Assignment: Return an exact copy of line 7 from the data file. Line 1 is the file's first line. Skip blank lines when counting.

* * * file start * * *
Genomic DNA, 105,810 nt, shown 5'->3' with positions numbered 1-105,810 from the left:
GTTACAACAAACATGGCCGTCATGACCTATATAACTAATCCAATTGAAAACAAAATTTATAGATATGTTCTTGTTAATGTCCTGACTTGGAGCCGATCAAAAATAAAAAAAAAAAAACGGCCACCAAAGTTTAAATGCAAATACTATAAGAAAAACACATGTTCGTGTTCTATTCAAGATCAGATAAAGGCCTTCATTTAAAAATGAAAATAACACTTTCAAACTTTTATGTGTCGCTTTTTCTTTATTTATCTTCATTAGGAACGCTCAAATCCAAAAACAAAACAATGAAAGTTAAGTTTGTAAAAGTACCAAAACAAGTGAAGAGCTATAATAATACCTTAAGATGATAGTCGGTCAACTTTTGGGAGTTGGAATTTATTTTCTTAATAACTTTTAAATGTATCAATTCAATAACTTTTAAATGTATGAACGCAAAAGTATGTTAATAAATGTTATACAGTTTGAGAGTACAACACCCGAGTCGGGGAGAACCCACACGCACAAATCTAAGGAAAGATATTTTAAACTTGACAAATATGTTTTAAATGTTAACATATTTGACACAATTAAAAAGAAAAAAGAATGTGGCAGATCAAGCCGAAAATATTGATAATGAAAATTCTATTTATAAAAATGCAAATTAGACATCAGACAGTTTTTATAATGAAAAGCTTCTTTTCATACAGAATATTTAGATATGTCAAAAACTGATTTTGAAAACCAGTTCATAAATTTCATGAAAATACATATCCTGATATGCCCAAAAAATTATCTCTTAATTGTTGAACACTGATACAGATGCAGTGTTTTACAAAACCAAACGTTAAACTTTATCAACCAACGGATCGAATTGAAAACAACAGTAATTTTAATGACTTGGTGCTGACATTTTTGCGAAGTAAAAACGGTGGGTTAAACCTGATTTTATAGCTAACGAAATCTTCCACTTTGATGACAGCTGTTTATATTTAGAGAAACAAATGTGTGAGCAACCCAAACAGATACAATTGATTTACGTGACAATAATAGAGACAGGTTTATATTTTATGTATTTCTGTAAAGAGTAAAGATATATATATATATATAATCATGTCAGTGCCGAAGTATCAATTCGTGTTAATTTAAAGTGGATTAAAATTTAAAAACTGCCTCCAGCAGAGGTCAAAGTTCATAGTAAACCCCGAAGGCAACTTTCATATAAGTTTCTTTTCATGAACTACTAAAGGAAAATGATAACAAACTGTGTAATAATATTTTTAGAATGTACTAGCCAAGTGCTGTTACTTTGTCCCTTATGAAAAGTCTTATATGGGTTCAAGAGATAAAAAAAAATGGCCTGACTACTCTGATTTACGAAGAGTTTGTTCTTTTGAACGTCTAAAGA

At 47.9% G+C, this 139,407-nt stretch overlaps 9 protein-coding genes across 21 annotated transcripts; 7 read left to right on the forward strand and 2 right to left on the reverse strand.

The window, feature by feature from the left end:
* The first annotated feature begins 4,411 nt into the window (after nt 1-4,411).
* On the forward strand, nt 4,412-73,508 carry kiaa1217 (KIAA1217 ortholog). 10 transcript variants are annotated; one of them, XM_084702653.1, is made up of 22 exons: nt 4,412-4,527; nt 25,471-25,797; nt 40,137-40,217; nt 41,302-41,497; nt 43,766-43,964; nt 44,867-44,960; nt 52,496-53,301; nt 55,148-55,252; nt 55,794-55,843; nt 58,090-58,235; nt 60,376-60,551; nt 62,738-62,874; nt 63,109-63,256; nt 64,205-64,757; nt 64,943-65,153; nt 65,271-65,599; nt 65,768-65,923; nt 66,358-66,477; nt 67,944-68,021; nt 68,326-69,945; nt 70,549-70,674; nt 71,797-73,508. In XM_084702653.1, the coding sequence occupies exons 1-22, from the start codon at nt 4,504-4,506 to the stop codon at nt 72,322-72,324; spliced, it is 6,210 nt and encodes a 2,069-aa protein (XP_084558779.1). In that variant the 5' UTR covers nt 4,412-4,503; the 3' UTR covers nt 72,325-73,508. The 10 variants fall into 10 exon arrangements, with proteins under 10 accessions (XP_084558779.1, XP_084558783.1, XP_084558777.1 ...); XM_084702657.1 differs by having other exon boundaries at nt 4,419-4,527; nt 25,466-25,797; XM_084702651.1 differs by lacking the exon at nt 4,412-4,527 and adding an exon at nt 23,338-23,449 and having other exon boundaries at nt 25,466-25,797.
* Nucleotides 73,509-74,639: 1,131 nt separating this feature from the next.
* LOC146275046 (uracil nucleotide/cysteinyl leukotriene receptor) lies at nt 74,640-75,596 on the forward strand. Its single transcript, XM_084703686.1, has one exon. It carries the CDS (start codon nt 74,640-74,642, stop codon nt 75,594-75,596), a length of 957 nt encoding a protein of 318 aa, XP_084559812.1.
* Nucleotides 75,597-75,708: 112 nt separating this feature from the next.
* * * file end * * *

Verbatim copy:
* Nucleotides 73,509-74,639: 1,131 nt separating this feature from the next.